Dear Friends:

Below is a press release that went out October 7, announcing the Sustainable Energy Blueprint. There should no longer be any doubt that addressing the climate crisis and achieving energy security can be done without use of nuclear power. In fact, far from helping with climate change, increasing the use of nuclear power would make it more difficult to reduce greenhouse gas emissions in a timely manner and at a realistic cost. Our choice is clear: we can address the climate crisis or we can have more nuclear power. We canít do both. Fortunately, the choice is an easy one.

If your organization would like to sign on to the Sustainable Energy Blueprint, please contact Ken Bossong at kbossong@hotmail.com. A formatted version of the Blueprint is available on NIRS website (www.nirs.org).

Individuals: donít forget to sign the Petition for a Sustainable Energy Future at http://www.nirs.org/petition/index.php?r=ft and invite your friends and colleagues to sign as well!

Thanks!

Michael Mariotte, Nuclear Information and Resource Service

145 Organizations Release "Sustainable Energy Blueprint" To Phase Out Nuclear Power, End Energy Imports, And Slash Greenhouse Gas Emissions

WASHINGTON DC -- Today, 145 businesses, environmental organizations, and other groups (representing 37 states) released the "Sustainable Energy Blueprint" - a policy paper that outlines a "plausible strategy for achieving a no-nuclear, low-carbon, highly-efficient and sustainable energy future."

It provides a timeframe and series of policy recommendations for rapidly expanding the use of energy efficient and renewable energy technologies to enable a dramatic reduction in greenhouse gases while simultaneously phasing out nuclear power and ending most energy imports.

The "Sustainable Energy Blueprint" argues that three primary, longer-term objectives for the nation's energy policy should be:

1.) reducing greenhouse gas emissions to a level consistent with a world-wide goal of global climate stabilization (assumes curbing U.S. CO2 emissions by 60-80% from current levels by mid-century);

2.) eliminating U.S. energy imports (i.e., oil and natural gas - now 58% and 15% respectively), while reducing overall use of oil and natural gas;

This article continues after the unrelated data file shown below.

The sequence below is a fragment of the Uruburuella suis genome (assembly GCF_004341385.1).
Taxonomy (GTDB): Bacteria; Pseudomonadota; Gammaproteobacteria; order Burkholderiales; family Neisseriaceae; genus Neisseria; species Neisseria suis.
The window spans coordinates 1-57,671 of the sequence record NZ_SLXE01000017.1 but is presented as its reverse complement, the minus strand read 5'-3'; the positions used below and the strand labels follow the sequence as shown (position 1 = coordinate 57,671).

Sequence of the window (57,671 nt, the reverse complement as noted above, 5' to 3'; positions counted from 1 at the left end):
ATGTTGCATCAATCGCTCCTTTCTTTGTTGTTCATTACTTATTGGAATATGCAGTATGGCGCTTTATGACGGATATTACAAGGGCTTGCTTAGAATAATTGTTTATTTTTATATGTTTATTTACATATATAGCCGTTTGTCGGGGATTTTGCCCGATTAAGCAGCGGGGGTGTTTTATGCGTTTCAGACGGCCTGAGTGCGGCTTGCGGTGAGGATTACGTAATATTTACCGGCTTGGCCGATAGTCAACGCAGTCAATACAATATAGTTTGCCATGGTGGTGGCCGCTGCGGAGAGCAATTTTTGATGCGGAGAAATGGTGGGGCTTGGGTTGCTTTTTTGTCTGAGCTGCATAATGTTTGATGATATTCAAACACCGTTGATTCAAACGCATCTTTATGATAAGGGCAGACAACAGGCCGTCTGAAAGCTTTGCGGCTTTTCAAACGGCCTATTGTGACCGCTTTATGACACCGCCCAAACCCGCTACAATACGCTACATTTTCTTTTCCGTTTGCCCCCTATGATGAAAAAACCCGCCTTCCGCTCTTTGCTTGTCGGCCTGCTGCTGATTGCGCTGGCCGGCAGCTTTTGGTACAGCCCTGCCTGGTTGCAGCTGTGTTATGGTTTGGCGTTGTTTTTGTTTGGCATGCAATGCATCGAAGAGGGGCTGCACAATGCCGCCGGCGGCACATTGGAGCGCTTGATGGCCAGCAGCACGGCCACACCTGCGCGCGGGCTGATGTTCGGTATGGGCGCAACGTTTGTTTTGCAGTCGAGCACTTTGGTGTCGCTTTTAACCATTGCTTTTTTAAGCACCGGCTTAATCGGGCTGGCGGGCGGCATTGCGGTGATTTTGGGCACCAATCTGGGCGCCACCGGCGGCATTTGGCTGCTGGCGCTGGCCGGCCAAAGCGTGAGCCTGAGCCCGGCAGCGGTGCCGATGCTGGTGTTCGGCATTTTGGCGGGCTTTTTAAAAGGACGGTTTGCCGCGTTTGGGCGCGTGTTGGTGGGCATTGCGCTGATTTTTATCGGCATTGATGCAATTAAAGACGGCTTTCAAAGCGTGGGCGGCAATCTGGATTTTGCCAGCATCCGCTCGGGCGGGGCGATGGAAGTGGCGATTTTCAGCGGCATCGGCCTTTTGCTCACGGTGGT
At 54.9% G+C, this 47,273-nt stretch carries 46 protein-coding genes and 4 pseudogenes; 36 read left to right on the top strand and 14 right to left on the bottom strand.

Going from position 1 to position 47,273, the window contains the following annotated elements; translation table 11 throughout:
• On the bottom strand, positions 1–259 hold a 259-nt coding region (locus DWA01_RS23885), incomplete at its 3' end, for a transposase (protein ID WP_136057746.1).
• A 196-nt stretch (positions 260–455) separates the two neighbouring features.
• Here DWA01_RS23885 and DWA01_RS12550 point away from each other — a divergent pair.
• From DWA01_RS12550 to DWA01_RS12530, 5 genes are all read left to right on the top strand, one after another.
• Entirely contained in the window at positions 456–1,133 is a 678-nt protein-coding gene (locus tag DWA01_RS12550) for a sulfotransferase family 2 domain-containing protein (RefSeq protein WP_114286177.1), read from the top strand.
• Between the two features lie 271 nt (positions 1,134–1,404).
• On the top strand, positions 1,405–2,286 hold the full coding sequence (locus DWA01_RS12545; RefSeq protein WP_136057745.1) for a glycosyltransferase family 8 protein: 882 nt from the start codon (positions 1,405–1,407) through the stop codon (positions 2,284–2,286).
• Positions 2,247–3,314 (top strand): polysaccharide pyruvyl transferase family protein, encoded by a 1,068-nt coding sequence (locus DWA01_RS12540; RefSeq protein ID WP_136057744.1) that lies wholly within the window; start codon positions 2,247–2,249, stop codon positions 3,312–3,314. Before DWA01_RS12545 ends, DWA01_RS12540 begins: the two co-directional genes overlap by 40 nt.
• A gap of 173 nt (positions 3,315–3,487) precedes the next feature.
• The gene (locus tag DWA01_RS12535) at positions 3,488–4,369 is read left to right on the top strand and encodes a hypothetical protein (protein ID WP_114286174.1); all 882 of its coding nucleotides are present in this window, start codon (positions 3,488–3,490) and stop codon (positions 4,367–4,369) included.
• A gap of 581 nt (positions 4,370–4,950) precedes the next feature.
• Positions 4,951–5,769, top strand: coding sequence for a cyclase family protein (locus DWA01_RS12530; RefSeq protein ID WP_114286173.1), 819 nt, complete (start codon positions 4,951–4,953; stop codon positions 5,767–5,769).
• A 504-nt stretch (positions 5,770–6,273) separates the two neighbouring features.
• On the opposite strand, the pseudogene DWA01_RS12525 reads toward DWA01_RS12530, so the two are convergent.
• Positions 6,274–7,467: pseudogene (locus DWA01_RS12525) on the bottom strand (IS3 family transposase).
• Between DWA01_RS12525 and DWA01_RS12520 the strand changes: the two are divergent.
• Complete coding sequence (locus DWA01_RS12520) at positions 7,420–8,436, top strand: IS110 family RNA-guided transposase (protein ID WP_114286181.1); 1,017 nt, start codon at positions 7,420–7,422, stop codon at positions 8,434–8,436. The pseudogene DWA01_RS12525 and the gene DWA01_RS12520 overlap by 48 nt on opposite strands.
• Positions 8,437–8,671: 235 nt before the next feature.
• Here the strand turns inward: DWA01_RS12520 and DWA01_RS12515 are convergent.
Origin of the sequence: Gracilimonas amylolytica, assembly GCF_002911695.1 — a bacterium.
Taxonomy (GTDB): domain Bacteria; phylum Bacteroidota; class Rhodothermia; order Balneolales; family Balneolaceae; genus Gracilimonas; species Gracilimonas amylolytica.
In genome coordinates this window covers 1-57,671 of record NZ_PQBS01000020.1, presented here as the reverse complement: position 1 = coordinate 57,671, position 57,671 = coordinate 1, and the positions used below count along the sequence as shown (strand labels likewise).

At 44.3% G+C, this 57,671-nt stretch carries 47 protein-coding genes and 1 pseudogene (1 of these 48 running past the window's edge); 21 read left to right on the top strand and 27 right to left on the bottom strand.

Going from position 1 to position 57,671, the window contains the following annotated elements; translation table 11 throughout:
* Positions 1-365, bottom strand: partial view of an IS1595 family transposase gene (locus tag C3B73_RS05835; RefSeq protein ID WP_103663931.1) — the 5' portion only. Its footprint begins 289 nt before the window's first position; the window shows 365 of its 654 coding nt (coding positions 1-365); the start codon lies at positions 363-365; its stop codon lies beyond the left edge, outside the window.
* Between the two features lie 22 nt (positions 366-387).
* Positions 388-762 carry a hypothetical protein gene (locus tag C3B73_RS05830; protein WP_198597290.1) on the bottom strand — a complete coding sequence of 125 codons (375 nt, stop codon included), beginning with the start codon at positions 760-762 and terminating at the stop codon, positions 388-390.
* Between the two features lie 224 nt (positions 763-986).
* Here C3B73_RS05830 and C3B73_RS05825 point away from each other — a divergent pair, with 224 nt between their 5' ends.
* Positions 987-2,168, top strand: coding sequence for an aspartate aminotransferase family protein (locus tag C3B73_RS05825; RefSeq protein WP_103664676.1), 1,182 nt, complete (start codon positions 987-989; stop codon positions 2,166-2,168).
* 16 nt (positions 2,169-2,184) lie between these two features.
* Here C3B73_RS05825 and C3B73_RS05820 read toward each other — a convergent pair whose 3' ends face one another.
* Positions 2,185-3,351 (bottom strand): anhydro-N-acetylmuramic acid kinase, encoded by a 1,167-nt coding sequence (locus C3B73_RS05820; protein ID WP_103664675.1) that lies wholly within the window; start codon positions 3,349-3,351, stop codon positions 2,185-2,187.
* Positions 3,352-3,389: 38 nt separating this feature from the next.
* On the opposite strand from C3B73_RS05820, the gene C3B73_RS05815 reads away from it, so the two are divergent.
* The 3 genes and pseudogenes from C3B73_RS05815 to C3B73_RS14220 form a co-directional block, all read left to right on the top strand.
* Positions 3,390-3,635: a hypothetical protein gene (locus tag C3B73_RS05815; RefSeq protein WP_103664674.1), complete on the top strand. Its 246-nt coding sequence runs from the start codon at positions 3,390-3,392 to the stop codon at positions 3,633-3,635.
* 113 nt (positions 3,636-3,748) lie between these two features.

3.) phasing out the current generation of nuclear power while substantially curbing the production and consumption of fossil fuels, by increasing the use of energy efficiency and making a transition to sustainable, environmentally safer renewable energy sources.

Towards this end, it suggests a 2025 energy scenario in which total energy use is reduced by 20%, renewable energy provides more than 20% of domestic energy supplies, natural gas imports are eliminated, oil imports are cut by more than 40%, greenhouse gas emissions are 20% below current levels, and nuclear power is almost completely phased out.

By 2050, the "Sustainable Energy Blueprint" envisions a domestic energy mix in which energy efficiency improvements have reduced energy use from present levels by 40%, renewables account for at least half of total energy supplies, greenhouse gas emissions have been slashed by two-thirds from 2005 levels, fossil fuel imports have ceased, and nuclear power is no longer in use.

The authors of the "Sustainable Energy Blueprint" acknowledge that the mix of options presented are intended to be illustrative and is by no means the only combination by which the Untied States could achieve a sustainable energy future.

In the coming months, as additional institutional sign-ons continue to be solicited, the "Sustainable Energy Blueprint" will be forwarded to government officials, candidates for elective office, and other persons/institutions that are looking for ideas on how to advance a sustainable energy agenda. This will be an on-going effort over the next two years - at least through the 2008 presidential election.

The full text of the "Sustainable Energy Blueprint," including a state-by-state listing of the organizations that have signed to date, follows (and is attached along with the text of this news release).

-30-

** The Sustainable Energy Network is a network of 300+ organizations, businesses, and individual advocates promoting aggressive deployment of renewable energy and energy efficient technologies as a strategy for phasing-out nuclear power, eliminating energy imports, and making deep cuts in greenhouse gas emissions.